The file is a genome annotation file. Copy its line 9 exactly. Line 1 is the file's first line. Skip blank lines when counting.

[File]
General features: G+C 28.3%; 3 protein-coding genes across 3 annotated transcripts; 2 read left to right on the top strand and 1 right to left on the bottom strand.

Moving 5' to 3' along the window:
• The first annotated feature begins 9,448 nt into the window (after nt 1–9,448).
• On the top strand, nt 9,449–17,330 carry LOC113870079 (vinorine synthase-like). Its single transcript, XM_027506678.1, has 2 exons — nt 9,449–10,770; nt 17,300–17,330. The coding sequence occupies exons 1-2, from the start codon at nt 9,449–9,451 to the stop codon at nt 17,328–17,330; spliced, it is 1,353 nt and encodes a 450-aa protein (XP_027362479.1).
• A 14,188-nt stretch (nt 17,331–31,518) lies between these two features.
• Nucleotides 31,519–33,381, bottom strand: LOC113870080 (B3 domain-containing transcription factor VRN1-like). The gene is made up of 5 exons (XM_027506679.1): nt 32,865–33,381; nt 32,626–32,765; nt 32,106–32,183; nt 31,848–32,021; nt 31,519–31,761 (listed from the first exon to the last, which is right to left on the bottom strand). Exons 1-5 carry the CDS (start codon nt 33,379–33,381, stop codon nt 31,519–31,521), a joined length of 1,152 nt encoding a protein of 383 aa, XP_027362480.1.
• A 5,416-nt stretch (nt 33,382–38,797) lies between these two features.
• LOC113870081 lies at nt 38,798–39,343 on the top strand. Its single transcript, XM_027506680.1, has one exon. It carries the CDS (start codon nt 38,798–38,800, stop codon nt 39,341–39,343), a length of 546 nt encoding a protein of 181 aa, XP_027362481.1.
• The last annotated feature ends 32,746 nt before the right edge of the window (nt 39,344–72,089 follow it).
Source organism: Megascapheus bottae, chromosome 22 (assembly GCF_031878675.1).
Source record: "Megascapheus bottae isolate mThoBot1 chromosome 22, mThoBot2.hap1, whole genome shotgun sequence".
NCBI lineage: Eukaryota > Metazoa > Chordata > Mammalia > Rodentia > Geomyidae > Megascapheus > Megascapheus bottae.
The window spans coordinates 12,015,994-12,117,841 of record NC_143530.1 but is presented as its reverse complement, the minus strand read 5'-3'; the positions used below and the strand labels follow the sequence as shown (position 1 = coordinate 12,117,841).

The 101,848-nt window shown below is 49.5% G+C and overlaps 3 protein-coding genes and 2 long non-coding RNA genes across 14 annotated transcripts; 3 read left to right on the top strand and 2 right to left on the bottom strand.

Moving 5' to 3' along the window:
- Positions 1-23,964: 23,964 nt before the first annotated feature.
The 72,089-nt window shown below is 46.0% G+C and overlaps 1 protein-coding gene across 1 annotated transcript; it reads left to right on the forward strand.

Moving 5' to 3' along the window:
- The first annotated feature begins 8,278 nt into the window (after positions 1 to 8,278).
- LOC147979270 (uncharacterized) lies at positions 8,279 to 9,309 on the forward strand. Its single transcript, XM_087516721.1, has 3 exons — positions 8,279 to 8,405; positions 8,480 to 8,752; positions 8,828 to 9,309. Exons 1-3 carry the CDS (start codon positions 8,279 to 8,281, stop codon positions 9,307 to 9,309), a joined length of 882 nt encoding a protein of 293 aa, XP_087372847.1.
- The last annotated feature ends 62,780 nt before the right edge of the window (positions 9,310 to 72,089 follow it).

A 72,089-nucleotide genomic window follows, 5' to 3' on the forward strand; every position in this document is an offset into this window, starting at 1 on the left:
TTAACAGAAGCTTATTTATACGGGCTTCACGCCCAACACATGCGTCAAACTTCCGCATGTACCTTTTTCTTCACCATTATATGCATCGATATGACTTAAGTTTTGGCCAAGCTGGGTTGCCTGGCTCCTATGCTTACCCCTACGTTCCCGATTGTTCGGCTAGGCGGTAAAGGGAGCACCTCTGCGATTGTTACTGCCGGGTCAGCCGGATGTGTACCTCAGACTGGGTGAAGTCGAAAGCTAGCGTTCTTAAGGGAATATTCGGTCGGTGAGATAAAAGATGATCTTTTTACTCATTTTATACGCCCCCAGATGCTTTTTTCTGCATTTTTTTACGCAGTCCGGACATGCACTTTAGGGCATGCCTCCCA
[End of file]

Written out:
• The last annotated feature ends 32,746 nt before the right edge of the window (nt 39,344–72,089 follow it).